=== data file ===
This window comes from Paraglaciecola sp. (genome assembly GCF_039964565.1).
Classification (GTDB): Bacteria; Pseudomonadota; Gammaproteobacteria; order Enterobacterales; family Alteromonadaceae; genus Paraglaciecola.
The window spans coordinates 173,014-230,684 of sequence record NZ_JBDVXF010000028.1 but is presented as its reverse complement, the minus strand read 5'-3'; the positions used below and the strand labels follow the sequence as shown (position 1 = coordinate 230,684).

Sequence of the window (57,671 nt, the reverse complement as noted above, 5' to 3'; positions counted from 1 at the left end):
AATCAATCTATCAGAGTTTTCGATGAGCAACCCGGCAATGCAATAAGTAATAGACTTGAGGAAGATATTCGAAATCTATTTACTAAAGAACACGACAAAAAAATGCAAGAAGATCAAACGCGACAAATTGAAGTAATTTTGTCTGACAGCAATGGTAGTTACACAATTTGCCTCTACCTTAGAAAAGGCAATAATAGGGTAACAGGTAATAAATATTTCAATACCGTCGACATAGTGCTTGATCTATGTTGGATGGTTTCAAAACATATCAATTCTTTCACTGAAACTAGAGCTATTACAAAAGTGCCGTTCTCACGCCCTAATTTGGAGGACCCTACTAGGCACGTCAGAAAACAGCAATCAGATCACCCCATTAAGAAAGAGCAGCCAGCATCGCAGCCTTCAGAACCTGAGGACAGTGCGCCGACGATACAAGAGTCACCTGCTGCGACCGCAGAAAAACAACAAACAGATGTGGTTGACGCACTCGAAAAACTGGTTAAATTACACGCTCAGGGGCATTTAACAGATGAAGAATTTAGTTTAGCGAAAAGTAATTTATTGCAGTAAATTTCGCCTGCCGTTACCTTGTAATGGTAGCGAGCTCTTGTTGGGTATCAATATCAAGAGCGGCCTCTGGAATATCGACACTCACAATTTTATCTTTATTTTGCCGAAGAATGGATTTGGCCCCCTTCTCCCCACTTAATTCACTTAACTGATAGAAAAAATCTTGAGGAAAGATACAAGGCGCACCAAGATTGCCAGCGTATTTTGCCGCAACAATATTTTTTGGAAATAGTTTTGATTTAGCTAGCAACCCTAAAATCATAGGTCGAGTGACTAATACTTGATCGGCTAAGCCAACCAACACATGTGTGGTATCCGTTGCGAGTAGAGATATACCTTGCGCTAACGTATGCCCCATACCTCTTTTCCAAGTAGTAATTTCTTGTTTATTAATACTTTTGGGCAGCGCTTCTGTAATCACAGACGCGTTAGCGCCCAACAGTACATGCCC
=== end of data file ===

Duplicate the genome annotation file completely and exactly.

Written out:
This window comes from Paraglaciecola sp. (genome assembly GCF_039964565.1).
Classification (GTDB): Bacteria; Pseudomonadota; Gammaproteobacteria; order Enterobacterales; family Alteromonadaceae; genus Paraglaciecola.
The window spans coordinates 173,014-230,684 of sequence record NZ_JBDVXF010000028.1 but is presented as its reverse complement, the minus strand read 5'-3'; the positions used below and the strand labels follow the sequence as shown (position 1 = coordinate 230,684).

Sequence of the window (57,671 nt, the reverse complement as noted above, 5' to 3'; positions counted from 1 at the left end):
AATCAATCTATCAGAGTTTTCGATGAGCAACCCGGCAATGCAATAAGTAATAGACTTGAGGAAGATATTCGAAATCTATTTACTAAAGAACACGACAAAAAAATGCAAGAAGATCAAACGCGACAAATTGAAGTAATTTTGTCTGACAGCAATGGTAGTTACACAATTTGCCTCTACCTTAGAAAAGGCAATAATAGGGTAACAGGTAATAAATATTTCAATACCGTCGACATAGTGCTTGATCTATGTTGGATGGTTTCAAAACATATCAATTCTTTCACTGAAACTAGAGCTATTACAAAAGTGCCGTTCTCACGCCCTAATTTGGAGGACCCTACTAGGCACGTCAGAAAACAGCAATCAGATCACCCCATTAAGAAAGAGCAGCCAGCATCGCAGCCTTCAGAACCTGAGGACAGTGCGCCGACGATACAAGAGTCACCTGCTGCGACCGCAGAAAAACAACAAACAGATGTGGTTGACGCACTCGAAAAACTGGTTAAATTACACGCTCAGGGGCATTTAACAGATGAAGAATTTAGTTTAGCGAAAAGTAATTTATTGCAGTAAATTTCGCCTGCCGTTACCTTGTAATGGTAGCGAGCTCTTGTTGGGTATCAATATCAAGAGCGGCCTCTGGAATATCGACACTCACAATTTTATCTTTATTTTGCCGAAGAATGGATTTGGCCCCCTTCTCCCCACTTAATTCACTTAACTGATAGAAAAAATCTTGAGGAAAGATACAAGGCGCACCAAGATTGCCAGCGTATTTTGCCGCAACAATATTTTTTGGAAATAGTTTTGATTTAGCTAGCAACCCTAAAATCATAGGTCGAGTGACTAATACTTGATCGGCTAAGCCAACCAACACATGTGTGGTATCCGTTGCGAGTAGAGATATACCTTGCGCTAACGTATGCCCCATACCTCTTTTCCAAGTAGTAATTTCTTGTTTATTAATACTTTTGGGCAGCGCTTCTGTAATCACAGACGCGTTAGCGCCCAACAGTACATGCCC